SPRINGVILLE—Allison Duwe and Jennifer Sullivan reclaimed their seats as president and vice-president, respectively, of the Springville-Griffith Institute Board of Education. The board also welcomed new members Jessica Schuster and Dan Miess.
During its re-organizational meeting on July 10, the board approved moving meetings to Tuesdays at 6:30 p.m. Discussion was had on continuing to host one meeting in Collins Center and one at Colden Elementary during the year. While there is associated cost to the Collins Center meeting, at the fire hall, Schuster championed for the meeting to be held again.
“I think the timing may also be impactful. The Colden meeting is during budget season … so we have a packed house,” she said. “Collins is part of our district … and a part that’s often overlooked. We should have a presence there.”
Superintendent Kimberly Moritz agreed, noting the board has done a lot in a year and a half to increase transparency.
“If it’s been working … leave it as it is,” she said.
After appointing policy, audit and other committee members, the board opened the regular business meeting.
Michael Hannon spoke during public expression as a representative of the Springville Football Fanatics. The organization was formed a few years ago to help support the needs of the football team through funding efforts. They have seen became a recognized organization and are no reaching out to other sports teams in the district.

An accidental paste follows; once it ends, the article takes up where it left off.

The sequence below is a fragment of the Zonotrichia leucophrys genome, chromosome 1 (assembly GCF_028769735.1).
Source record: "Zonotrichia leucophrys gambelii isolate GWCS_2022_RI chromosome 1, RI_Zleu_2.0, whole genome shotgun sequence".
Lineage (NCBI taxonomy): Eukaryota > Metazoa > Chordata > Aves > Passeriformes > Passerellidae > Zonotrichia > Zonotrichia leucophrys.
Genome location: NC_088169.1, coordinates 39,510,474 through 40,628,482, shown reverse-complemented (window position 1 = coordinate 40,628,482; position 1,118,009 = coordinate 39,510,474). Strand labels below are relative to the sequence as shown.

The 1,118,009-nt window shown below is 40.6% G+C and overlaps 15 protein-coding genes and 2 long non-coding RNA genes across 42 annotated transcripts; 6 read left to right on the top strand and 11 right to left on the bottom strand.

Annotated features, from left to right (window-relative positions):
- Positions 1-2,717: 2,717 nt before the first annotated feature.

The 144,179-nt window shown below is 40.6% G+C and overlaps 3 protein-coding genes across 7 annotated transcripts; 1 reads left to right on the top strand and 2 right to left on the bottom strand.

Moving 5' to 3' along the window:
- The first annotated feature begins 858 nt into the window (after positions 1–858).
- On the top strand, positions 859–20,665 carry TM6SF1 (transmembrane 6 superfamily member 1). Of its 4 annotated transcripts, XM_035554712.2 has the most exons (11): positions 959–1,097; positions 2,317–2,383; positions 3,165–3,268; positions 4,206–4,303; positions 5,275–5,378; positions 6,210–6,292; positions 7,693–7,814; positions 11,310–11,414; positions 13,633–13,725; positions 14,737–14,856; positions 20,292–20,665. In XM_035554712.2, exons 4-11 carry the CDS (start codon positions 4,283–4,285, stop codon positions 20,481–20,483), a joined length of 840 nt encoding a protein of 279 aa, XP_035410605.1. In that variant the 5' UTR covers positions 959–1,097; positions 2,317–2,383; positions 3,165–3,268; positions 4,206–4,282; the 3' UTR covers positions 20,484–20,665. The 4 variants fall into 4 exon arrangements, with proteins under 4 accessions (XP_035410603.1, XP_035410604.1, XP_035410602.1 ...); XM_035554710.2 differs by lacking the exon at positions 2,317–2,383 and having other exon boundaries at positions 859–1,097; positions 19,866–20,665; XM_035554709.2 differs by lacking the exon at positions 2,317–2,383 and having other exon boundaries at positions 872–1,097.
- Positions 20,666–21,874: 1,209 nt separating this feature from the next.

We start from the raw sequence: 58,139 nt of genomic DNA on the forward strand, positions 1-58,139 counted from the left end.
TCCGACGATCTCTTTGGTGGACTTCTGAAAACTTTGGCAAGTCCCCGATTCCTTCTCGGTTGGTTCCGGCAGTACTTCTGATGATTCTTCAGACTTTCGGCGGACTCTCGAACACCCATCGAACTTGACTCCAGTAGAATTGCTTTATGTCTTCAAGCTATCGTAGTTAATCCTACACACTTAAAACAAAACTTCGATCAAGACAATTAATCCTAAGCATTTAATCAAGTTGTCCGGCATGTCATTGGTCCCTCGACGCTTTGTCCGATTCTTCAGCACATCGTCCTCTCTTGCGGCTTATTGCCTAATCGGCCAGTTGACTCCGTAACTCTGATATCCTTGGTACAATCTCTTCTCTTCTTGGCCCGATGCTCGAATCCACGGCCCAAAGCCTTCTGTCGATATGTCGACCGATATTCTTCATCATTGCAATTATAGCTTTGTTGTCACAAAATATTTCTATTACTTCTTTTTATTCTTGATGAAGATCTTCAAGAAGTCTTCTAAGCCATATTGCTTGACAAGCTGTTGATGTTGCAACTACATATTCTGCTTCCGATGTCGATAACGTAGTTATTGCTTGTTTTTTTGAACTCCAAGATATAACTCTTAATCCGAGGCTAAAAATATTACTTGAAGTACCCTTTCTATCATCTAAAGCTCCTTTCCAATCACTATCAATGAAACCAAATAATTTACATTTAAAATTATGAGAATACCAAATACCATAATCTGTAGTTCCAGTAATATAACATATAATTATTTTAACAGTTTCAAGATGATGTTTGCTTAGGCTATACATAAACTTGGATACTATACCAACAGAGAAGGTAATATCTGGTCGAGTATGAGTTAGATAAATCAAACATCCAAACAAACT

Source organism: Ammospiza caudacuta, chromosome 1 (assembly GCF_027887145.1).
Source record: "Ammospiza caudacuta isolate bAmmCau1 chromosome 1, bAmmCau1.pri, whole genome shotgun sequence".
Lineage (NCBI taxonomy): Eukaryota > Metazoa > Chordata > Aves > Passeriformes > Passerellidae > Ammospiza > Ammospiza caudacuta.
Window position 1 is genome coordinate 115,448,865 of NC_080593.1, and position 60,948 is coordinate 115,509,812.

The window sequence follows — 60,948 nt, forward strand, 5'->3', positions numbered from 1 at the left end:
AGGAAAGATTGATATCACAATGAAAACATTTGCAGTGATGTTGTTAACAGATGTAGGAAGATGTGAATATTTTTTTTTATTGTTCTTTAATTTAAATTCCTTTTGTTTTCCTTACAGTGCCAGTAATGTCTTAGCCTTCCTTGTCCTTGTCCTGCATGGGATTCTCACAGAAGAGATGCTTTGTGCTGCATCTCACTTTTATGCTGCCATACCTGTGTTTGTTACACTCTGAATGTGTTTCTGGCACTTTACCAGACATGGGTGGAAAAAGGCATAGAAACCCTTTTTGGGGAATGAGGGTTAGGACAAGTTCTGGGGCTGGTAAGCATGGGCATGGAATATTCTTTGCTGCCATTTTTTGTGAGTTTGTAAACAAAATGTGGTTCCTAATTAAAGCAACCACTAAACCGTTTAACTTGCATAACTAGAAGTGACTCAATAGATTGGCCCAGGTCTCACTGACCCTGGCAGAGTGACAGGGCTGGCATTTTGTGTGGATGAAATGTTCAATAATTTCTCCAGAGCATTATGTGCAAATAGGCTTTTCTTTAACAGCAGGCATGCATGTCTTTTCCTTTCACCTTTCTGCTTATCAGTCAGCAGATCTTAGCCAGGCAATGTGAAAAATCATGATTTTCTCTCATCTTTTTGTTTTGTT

“When we started … football was the only team where we could get interested people,” Hannon said. “Now, we’re seeing other facets of teams coming in.”
The organization has sold merchandise, lawn signs and sponsorships to home games to help offset costs.
Moritz thanked Hannon for the work by he and his wife, and everyone else associated with the organization.
East Concord resident Joan Kelly asked the board to discuss, in the future, the graduation gap between students who are economically disadvantaged and those who are not. Kelly quoted statistics from a February Buffalo News article which states students who are not economically disadvantaged are graduating at 96 percent, while those who are listed as economically disadvantaged are graduating at 74 percent.
“There are enough inequalities in the world,” Kelly said. “School should be a refuge from those inequalities.”
During his report, High School Principal James Bialasik said out of the 135 seniors in the district in 2017, 133 graduated. In the interest of transparency, he said, that does not take into account out of district students or those who have dropped out. One of the non-graduates is in summer school classes, while the other has chosen another path. Bialasik noted there were two fifth-year students who graduated in January.
The Springville-Griffith Institute Board of Education will meet again Aug. 22 at 6:30 p.m. in the High School Library and Media Center.